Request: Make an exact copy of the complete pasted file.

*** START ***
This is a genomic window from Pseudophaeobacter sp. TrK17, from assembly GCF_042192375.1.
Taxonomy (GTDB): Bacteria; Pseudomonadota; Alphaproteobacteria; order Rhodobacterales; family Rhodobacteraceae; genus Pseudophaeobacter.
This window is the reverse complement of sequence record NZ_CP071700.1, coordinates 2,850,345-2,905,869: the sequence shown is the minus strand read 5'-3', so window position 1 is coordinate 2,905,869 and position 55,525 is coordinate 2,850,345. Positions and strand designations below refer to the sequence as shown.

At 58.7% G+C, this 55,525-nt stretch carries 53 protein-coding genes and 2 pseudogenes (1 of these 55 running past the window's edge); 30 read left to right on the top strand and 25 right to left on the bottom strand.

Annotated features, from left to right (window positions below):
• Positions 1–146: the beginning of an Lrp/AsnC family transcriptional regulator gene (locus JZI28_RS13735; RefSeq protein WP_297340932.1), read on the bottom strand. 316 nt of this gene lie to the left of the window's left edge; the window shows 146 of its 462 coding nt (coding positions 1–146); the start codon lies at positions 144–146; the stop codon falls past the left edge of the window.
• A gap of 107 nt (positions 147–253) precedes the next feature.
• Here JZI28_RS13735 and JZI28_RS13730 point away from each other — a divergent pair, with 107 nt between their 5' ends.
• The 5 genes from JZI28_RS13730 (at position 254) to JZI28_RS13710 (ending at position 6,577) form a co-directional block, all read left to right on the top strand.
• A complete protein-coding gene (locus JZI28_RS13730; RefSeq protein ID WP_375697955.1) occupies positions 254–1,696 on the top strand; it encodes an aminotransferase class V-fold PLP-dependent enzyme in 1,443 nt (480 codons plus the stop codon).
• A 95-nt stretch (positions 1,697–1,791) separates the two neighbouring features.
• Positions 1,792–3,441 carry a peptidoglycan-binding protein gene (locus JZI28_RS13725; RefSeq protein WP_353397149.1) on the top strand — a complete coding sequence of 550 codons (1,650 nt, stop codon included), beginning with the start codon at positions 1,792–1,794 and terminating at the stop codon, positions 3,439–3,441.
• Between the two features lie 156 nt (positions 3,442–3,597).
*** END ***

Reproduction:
This is a genomic window from Pseudophaeobacter sp. TrK17, from assembly GCF_042192375.1.
Taxonomy (GTDB): Bacteria; Pseudomonadota; Alphaproteobacteria; order Rhodobacterales; family Rhodobacteraceae; genus Pseudophaeobacter.
This window is the reverse complement of sequence record NZ_CP071700.1, coordinates 2,850,345-2,905,869: the sequence shown is the minus strand read 5'-3', so window position 1 is coordinate 2,905,869 and position 55,525 is coordinate 2,850,345. Positions and strand designations below refer to the sequence as shown.

At 58.7% G+C, this 55,525-nt stretch carries 53 protein-coding genes and 2 pseudogenes (1 of these 55 running past the window's edge); 30 read left to right on the top strand and 25 right to left on the bottom strand.

Annotated features, from left to right (window positions below):
• Positions 1–146: the beginning of an Lrp/AsnC family transcriptional regulator gene (locus JZI28_RS13735; RefSeq protein WP_297340932.1), read on the bottom strand. 316 nt of this gene lie to the left of the window's left edge; the window shows 146 of its 462 coding nt (coding positions 1–146); the start codon lies at positions 144–146; the stop codon falls past the left edge of the window.
• A gap of 107 nt (positions 147–253) precedes the next feature.
• Here JZI28_RS13735 and JZI28_RS13730 point away from each other — a divergent pair, with 107 nt between their 5' ends.
• The 5 genes from JZI28_RS13730 (at position 254) to JZI28_RS13710 (ending at position 6,577) form a co-directional block, all read left to right on the top strand.
• A complete protein-coding gene (locus JZI28_RS13730; RefSeq protein ID WP_375697955.1) occupies positions 254–1,696 on the top strand; it encodes an aminotransferase class V-fold PLP-dependent enzyme in 1,443 nt (480 codons plus the stop codon).
• A 95-nt stretch (positions 1,697–1,791) separates the two neighbouring features.
• Positions 1,792–3,441 carry a peptidoglycan-binding protein gene (locus JZI28_RS13725; RefSeq protein WP_353397149.1) on the top strand — a complete coding sequence of 550 codons (1,650 nt, stop codon included), beginning with the start codon at positions 1,792–1,794 and terminating at the stop codon, positions 3,439–3,441.
• Between the two features lie 156 nt (positions 3,442–3,597).